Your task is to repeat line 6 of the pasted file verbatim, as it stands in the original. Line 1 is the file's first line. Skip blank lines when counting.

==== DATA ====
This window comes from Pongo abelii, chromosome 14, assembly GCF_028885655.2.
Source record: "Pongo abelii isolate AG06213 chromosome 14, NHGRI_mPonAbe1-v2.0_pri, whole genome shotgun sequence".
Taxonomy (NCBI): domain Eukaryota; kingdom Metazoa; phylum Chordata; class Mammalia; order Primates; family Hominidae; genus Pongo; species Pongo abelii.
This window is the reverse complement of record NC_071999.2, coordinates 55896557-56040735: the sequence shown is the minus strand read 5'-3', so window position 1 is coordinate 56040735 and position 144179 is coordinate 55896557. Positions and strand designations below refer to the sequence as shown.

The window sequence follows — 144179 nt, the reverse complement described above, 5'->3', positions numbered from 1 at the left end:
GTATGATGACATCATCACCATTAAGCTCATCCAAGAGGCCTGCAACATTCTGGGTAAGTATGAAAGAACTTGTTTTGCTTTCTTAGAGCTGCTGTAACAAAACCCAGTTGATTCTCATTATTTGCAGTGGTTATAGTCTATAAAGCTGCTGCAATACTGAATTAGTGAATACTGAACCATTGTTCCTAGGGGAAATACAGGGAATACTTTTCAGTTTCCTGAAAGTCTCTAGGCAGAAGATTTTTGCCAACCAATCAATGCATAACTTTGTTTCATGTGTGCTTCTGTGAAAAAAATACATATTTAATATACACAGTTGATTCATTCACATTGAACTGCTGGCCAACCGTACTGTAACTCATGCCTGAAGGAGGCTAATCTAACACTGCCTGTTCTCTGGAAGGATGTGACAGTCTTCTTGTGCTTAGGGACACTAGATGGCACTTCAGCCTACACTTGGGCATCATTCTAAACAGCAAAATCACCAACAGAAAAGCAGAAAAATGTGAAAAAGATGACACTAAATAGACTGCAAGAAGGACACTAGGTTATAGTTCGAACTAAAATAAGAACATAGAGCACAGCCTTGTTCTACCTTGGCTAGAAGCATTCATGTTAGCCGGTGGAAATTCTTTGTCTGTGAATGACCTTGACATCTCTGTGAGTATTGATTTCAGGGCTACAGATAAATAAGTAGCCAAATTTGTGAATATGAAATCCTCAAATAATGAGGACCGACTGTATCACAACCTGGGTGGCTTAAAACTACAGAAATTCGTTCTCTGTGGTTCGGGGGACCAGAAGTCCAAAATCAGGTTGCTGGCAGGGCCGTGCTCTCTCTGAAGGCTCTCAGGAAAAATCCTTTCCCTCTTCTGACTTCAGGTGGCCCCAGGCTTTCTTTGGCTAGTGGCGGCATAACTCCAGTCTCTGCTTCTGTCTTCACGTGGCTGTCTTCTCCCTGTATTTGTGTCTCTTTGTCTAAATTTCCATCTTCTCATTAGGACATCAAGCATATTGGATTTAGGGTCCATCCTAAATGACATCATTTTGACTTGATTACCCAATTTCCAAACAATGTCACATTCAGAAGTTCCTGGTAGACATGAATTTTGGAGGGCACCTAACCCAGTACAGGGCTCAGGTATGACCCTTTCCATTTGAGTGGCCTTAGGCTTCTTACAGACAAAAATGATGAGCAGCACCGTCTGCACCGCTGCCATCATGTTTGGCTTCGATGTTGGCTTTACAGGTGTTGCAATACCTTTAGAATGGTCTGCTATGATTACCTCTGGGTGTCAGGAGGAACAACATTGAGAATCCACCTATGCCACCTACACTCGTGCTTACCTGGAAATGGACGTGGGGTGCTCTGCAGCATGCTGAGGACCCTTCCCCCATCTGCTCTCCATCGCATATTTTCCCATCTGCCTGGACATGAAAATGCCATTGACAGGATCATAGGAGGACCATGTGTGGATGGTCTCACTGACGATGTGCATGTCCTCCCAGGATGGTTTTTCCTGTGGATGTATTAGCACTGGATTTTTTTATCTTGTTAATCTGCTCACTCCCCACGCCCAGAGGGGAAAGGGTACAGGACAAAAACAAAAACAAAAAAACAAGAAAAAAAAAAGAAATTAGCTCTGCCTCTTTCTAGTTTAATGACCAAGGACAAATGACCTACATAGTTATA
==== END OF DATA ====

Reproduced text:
GTATGATGACATCATCACCATTAAGCTCATCCAAGAGGCCTGCAACATTCTGGGTAAGTATGAAAGAACTTGTTTTGCTTTCTTAGAGCTGCTGTAACAAAACCCAGTTGATTCTCATTATTTGCAGTGGTTATAGTCTATAAAGCTGCTGCAATACTGAATTAGTGAATACTGAACCATTGTTCCTAGGGGAAATACAGGGAATACTTTTCAGTTTCCTGAAAGTCTCTAGGCAGAAGATTTTTGCCAACCAATCAATGCATAACTTTGTTTCATGTGTGCTTCTGTGAAAAAAATACATATTTAATATACACAGTTGATTCATTCACATTGAACTGCTGGCCAACCGTACTGTAACTCATGCCTGAAGGAGGCTAATCTAACACTGCCTGTTCTCTGGAAGGATGTGACAGTCTTCTTGTGCTTAGGGACACTAGATGGCACTTCAGCCTACACTTGGGCATCATTCTAAACAGCAAAATCACCAACAGAAAAGCAGAAAAATGTGAAAAAGATGACACTAAATAGACTGCAAGAAGGACACTAGGTTATAGTTCGAACTAAAATAAGAACATAGAGCACAGCCTTGTTCTACCTTGGCTAGAAGCATTCATGTTAGCCGGTGGAAATTCTTTGTCTGTGAATGACCTTGACATCTCTGTGAGTATTGATTTCAGGGCTACAGATAAATAAGTAGCCAAATTTGTGAATATGAAATCCTCAAATAATGAGGACCGACTGTATCACAACCTGGGTGGCTTAAAACTACAGAAATTCGTTCTCTGTGGTTCGGGGGACCAGAAGTCCAAAATCAGGTTGCTGGCAGGGCCGTGCTCTCTCTGAAGGCTCTCAGGAAAAATCCTTTCCCTCTTCTGACTTCAGGTGGCCCCAGGCTTTCTTTGGCTAGTGGCGGCATAACTCCAGTCTCTGCTTCTGTCTTCACGTGGCTGTCTTCTCCCTGTATTTGTGTCTCTTTGTCTAAATTTCCATCTTCTCATTAGGACATCAAGCATATTGGATTTAGGGTCCATCCTAAATGACATCATTTTGACTTGATTACCCAATTTCCAAACAATGTCACATTCAGAAGTTCCTGGTAGACATGAATTTTGGAGGGCACCTAACCCAGTACAGGGCTCAGGTATGACCCTTTCCATTTGAGTGGCCTTAGGCTTCTTACAGACAAAAATGATGAGCAGCACCGTCTGCACCGCTGCCATCATGTTTGGCTTCGATGTTGGCTTTACAGGTGTTGCAATACCTTTAGAATGGTCTGCTATGATTACCTCTGGGTGTCAGGAGGAACAACATTGAGAATCCACCTATGCCACCTACACTCGTGCTTACCTGGAAATGGACGTGGGGTGCTCTGCAGCATGCTGAGGACCCTTCCCCCATCTGCTCTCCATCGCATATTTTCCCATCTGCCTGGACATGAAAATGCCATTGACAGGATCATAGGAGGACCATGTGTGGATGGTCTCACTGACGATGTGCATGTCCTCCCAGGATGGTTTTTCCTGTGGATGTATTAGCACTGGATTTTTTTATCTTGTTAATCTGCTCACTCCCCACGCCCAGAGGGGAAAGGGTACAGGACAAAAACAAAAACAAAAAAACAAGAAAAAAAAAAGAAATTAGCTCTGCCTCTTTCTAGTTTAATGACCAAGGACAAATGACCTACATAGTTATA